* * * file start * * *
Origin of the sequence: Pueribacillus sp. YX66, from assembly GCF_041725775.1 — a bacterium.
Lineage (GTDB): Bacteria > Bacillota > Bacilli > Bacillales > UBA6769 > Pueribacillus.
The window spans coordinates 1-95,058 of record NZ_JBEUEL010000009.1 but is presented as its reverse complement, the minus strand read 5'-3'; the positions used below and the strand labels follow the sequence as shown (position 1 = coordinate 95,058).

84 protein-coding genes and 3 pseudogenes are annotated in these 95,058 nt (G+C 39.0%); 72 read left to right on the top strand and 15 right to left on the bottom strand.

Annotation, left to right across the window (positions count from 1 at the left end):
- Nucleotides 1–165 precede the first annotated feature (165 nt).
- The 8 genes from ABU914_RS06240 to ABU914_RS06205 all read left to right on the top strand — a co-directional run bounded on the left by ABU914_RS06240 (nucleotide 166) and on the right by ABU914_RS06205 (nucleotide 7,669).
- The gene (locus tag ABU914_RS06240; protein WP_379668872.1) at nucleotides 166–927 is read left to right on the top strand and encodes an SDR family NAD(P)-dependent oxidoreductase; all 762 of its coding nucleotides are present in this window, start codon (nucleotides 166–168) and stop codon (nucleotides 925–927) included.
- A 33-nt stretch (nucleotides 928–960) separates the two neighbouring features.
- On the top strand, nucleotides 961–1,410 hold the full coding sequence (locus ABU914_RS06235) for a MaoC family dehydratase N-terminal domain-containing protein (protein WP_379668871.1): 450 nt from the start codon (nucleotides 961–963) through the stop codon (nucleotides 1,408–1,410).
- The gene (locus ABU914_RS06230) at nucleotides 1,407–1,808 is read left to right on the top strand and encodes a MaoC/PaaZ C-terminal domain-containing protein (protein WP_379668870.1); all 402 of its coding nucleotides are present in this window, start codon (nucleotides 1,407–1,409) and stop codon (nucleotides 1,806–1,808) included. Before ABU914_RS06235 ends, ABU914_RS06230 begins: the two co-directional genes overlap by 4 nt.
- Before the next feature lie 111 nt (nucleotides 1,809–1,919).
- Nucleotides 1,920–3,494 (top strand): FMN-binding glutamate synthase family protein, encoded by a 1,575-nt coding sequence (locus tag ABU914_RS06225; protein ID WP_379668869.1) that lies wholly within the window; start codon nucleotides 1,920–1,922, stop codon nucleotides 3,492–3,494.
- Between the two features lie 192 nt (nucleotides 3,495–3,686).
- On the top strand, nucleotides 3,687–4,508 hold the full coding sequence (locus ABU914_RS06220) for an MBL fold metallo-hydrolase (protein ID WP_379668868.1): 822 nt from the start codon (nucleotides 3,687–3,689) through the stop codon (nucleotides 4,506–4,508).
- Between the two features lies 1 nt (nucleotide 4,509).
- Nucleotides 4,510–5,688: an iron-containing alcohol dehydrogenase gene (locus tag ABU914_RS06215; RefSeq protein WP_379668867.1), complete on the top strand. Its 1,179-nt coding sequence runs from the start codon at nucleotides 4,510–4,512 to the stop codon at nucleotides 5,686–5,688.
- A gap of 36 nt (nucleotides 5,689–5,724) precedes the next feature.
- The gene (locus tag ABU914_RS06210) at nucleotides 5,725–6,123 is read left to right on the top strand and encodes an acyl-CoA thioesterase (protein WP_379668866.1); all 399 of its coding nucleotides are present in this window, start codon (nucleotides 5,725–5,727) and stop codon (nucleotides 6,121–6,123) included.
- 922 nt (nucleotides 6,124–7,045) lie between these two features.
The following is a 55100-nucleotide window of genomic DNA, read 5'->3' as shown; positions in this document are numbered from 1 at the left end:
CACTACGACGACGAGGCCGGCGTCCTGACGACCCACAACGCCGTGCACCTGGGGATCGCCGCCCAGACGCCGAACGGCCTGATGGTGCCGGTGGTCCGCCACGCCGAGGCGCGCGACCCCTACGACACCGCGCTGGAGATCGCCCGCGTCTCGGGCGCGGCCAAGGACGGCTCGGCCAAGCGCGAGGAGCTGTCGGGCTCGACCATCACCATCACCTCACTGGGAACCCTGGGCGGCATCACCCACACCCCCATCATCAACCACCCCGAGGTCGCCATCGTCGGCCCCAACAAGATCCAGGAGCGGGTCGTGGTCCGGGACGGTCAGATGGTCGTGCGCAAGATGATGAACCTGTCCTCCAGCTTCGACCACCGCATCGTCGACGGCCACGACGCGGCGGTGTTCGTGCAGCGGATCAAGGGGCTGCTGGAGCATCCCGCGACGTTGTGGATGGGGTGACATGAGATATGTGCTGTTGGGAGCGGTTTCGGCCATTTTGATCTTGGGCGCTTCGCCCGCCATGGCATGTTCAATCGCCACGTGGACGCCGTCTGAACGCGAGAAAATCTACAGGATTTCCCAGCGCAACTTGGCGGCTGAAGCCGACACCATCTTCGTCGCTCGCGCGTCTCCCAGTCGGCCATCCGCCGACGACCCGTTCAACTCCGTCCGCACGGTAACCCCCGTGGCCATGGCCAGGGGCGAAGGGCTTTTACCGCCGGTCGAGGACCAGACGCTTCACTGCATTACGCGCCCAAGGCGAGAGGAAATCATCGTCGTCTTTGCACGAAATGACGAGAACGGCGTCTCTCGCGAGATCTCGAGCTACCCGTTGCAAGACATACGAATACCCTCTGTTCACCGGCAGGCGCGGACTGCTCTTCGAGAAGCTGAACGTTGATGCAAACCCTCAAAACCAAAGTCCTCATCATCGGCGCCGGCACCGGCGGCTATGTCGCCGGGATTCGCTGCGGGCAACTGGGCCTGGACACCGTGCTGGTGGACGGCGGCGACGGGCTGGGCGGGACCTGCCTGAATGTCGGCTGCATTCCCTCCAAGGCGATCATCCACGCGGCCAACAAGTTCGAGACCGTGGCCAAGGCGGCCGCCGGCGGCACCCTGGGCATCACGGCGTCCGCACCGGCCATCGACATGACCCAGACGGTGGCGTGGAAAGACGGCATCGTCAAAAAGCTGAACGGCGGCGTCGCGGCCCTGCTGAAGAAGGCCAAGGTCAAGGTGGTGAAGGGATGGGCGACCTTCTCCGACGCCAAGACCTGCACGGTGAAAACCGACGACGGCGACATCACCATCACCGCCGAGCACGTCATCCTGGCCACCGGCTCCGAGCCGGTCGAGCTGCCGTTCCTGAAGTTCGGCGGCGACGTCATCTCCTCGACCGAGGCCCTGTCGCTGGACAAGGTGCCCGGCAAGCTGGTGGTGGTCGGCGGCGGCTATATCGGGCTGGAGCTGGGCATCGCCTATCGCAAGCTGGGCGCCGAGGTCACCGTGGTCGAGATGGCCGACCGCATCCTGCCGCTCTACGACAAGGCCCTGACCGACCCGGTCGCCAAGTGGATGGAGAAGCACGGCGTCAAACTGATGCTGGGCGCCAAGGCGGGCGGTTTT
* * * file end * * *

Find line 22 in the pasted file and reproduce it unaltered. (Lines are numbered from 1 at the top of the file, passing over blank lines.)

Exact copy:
CACTACGACGACGAGGCCGGCGTCCTGACGACCCACAACGCCGTGCACCTGGGGATCGCCGCCCAGACGCCGAACGGCCTGATGGTGCCGGTGGTCCGCCACGCCGAGGCGCGCGACCCCTACGACACCGCGCTGGAGATCGCCCGCGTCTCGGGCGCGGCCAAGGACGGCTCGGCCAAGCGCGAGGAGCTGTCGGGCTCGACCATCACCATCACCTCACTGGGAACCCTGGGCGGCATCACCCACACCCCCATCATCAACCACCCCGAGGTCGCCATCGTCGGCCCCAACAAGATCCAGGAGCGGGTCGTGGTCCGGGACGGTCAGATGGTCGTGCGCAAGATGATGAACCTGTCCTCCAGCTTCGACCACCGCATCGTCGACGGCCACGACGCGGCGGTGTTCGTGCAGCGGATCAAGGGGCTGCTGGAGCATCCCGCGACGTTGTGGATGGGGTGACATGAGATATGTGCTGTTGGGAGCGGTTTCGGCCATTTTGATCTTGGGCGCTTCGCCCGCCATGGCATGTTCAATCGCCACGTGGACGCCGTCTGAACGCGAGAAAATCTACAGGATTTCCCAGCGCAACTTGGCGGCTGAAGCCGACACCATCTTCGTCGCTCGCGCGTCTCCCAGTCGGCCATCCGCCGACGACCCGTTCAACTCCGTCCGCACGGTAACCCCCGTGGCCATGGCCAGGGGCGAAGGGCTTTTACCGCCGGTCGAGGACCAGACGCTTCACTGCATTACGCGCCCAAGGCGAGAGGAAATCATCGTCGTCTTTGCACGAAATGACGAGAACGGCGTCTCTCGCGAGATCTCGAGCTACCCGTTGCAAGACATACGAATACCCTCTGTTCACCGGCAGGCGCGGACTGCTCTTCGAGAAGCTGAACGTTGATGCAAACCCTCAAAACCAAAGTCCTCATCATCGGCGCCGGCACCGGCGGCTATGTCGCCGGGATTCGCTGCGGGCAACTGGGCCTGGACACCGTGCTGGTGGACGGCGGCGACGGGCTGGGCGGGACCTGCCTGAATGTCGGCTGCATTCCCTCCAAGGCGATCATCCACGCGGCCAACAAGTTCGAGACCGTGGCCAAGGCGGCCGCCGGCGGCACCCTGGGCATCACGGCGTCCGCACCGGCCATCGACATGACCCAGACGGTGGCGTGGAAAGACGGCATCGTCAAAAAGCTGAACGGCGGCGTCGCGGCCCTGCTGAAGAAGGCCAAGGTCAAGGTGGTGAAGGGATGGGCGACCTTCTCCGACGCCAAGACCTGCACGGTGAAAACCGACGACGGCGACATCACCATCACCGCCGAGCACGTCATCCTGGCCACCGGCTCCGAGCCGGTCGAGCTGCCGTTCCTGAAGTTCGGCGGCGACGTCATCTCCTCGACCGAGGCCCTGTCGCTGGACAAGGTGCCCGGCAAGCTGGTGGTGGTCGGCGGCGGCTATATCGGGCTGGAGCTGGGCATCGCCTATCGCAAGCTGGGCGCCGAGGTCACCGTGGTCGAGATGGCCGACCGCATCCTGCCGCTCTACGACAAGGCCCTGACCGACCCGGTCGCCAAGTGGATGGAGAAGCACGGCGTCAAACTGATGCTGGGCGCCAAGGCGGGCGGTTTT